In light of the controversy concerning the concealed carry weapons permit holder list and the State of Missouri sharing it with federal agencies, I believe it is important to take a careful look at the Second Amendment and why is it so important.
The Second Amendment reads:
A well regulated Militia, being necessary to the security of a free State, the right of the people to keep and bear Arms, shall not be infringed. (http://www.archives.gov/exhibits/charters/bill_of_rights_transcript.html )
Because the reference to a militia comes before the reference to people, some people argue that the right to bear arms is reserved for those serving in a military unit. The Second Amendment has been before the Supreme Court several times, a recent and significant case occurring in 2008 with the District of Columbia v. Heller. Until this point, the 1939 ruling in U.S. v. Miller led many to interpret the amendment as favoring the militia limitation.
The District of Columbia had one of the most, if not the most, restrictive gun laws in the nation. The Court issued a decision in this case that favored the individual's right to bear arms. Justice Antonin Scalia wrote the majority opinion emphasizing the plain language of the amendment in context to the other amendments of the Bill of Rights. Briefly, the majority reasoned that people hold certain rights: the right to free speech, assembly, and petition as well as the individual right to be secure against the state's right to search and seizure without the state having probable cause. Scalia also made the argument on the basis of consensus and philosophical right.
Prior to the writing of the U.S. Constitution, the overwhelming majority of states had provisions ensuring the right of individuals to keep and bear arms. Why? This takes us to the philosophical argument.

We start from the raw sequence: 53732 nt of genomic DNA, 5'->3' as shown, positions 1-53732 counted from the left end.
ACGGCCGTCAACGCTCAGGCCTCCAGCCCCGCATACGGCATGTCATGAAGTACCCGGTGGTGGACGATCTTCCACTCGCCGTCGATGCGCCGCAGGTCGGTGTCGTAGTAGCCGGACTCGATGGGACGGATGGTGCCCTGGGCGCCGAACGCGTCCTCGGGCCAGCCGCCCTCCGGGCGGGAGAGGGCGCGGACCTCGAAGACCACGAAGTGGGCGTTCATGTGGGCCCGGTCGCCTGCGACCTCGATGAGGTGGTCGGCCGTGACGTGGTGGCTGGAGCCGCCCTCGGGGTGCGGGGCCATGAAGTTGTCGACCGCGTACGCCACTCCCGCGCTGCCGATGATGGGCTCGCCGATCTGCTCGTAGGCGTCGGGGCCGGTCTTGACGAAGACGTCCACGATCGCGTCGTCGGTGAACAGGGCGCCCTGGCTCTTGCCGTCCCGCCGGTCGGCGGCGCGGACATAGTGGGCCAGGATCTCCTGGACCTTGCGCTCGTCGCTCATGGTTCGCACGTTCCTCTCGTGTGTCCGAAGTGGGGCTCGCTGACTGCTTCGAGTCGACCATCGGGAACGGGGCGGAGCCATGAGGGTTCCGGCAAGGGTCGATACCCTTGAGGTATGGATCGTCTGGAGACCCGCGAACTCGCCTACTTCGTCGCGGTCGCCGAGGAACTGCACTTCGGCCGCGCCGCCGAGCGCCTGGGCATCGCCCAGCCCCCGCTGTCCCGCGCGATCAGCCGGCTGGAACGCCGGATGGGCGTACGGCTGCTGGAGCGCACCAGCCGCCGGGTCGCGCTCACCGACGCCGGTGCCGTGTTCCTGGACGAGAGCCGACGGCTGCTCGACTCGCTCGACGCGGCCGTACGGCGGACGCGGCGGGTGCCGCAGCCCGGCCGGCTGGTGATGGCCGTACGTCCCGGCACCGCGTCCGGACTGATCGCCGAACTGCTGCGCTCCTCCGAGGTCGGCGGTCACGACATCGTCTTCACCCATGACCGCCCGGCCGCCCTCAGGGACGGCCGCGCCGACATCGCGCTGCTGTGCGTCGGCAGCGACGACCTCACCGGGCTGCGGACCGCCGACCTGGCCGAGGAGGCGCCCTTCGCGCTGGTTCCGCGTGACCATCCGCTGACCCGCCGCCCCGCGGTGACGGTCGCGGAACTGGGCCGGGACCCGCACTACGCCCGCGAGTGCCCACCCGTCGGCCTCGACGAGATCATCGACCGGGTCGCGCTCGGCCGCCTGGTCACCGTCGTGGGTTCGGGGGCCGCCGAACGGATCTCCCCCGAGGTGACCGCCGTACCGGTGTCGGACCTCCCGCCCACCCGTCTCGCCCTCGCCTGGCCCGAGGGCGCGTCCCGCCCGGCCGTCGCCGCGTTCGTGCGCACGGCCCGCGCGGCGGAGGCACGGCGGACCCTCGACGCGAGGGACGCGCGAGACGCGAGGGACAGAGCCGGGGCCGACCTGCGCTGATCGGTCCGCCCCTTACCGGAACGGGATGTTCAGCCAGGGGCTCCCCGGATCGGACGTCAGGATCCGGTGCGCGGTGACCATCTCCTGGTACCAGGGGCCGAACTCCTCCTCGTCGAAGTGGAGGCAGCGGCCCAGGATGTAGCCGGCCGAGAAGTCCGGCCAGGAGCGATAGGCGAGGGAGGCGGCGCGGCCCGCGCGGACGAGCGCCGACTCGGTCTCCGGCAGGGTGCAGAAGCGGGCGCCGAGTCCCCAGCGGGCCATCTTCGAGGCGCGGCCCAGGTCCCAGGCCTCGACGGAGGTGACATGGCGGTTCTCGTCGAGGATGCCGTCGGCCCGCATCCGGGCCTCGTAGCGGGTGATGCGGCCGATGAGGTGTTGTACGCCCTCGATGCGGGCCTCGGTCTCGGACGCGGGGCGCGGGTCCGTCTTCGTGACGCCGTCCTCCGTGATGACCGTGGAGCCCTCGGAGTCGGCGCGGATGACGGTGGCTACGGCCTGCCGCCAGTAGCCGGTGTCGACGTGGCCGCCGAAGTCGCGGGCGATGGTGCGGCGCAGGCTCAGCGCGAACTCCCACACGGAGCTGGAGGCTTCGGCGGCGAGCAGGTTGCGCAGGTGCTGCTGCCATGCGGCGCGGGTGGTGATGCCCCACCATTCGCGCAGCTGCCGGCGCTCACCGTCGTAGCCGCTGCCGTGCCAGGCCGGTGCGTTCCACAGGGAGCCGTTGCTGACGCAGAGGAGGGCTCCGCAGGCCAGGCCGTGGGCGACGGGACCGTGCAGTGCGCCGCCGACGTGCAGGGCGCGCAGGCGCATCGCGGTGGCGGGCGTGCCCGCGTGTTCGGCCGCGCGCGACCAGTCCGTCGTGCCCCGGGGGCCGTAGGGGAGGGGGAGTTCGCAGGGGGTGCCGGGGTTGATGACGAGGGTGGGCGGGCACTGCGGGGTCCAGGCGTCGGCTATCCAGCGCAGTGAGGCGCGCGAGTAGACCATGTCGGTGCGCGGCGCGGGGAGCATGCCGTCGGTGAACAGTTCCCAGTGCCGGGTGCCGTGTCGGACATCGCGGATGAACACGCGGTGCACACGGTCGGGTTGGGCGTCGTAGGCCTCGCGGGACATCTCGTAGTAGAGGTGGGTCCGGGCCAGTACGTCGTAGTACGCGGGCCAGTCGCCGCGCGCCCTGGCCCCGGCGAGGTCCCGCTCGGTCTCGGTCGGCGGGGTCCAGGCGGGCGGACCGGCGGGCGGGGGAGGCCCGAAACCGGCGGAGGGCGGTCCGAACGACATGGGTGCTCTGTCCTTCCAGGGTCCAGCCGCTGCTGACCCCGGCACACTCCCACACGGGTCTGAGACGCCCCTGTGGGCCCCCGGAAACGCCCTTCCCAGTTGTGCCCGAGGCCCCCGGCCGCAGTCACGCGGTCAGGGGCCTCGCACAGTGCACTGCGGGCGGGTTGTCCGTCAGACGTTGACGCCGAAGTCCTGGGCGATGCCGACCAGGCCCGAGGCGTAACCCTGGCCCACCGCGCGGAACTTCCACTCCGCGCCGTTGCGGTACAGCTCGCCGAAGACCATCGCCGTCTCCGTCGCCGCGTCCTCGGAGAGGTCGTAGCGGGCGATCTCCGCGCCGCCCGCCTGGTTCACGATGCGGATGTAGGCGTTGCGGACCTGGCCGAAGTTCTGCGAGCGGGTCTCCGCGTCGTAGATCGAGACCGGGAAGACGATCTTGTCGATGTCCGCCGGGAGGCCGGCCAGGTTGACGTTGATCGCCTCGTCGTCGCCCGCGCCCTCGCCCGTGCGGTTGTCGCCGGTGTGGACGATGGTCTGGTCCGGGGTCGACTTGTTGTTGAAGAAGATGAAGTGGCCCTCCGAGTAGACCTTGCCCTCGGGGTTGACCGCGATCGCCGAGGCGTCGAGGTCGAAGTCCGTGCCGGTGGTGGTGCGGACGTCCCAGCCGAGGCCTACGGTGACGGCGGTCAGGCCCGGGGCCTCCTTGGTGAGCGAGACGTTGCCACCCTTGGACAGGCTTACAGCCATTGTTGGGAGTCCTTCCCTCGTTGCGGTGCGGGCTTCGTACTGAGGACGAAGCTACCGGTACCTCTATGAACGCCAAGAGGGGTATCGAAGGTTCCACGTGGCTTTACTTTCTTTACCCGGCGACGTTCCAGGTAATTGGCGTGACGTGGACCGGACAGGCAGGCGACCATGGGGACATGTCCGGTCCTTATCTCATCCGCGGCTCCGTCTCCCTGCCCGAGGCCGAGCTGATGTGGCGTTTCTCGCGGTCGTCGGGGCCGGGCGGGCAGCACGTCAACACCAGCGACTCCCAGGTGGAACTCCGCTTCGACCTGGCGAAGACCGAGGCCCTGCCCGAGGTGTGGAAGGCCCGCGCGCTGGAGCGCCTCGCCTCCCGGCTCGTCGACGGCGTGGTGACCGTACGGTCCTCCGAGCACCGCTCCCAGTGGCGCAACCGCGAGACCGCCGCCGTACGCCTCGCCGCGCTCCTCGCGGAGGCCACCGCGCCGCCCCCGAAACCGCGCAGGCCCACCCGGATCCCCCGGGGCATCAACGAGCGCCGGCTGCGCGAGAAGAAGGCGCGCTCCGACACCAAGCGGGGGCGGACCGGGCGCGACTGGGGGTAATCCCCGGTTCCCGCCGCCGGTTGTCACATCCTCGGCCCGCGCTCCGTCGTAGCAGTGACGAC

In law we have a defense against a murder charge known as self defense. Why do we have this provision? Obviously, because the right to life gives someone the right to defend themselves. This is fundamental to our system, that a person has rights that cannot be violated by the state without cause and due process. As Scalia points out, this permeates our system and is included in the Second Amendment.
What is more fundamental than the rights to "life, liberty, and the pursuit of happiness" as contained in our Declaration of Independence? The right to life is listed first. However, how can we say we have the right to life if we are not allowed to defend our right to life? Without the right to life, and to defend that right, what other rights do we really have? Obviously, these are rhetorical questions: the other rights do not matter if we are dead. This is the basis of the Heller decision and Second Amendment interpretation.
I hope this helps clarify this important issue. As always, please contact me with your thoughts.
It is an honor to serve the 51st District in the Missouri House of Representatives. Each week I will issue a capitol report to keep you informed of activities in Jefferson City and Missouri. Any concerns or issues you might have are of great interest to me. I look forward to your input and thoughts, so please feel free to contact me at any time if you have questions, concerns, or ideas to improve our state government and the quality of life for all Missourians. My telephone number is 573-751-2204 or you may contact me by email at email@example.com. Thank you for working me to make Missouri a great place to live.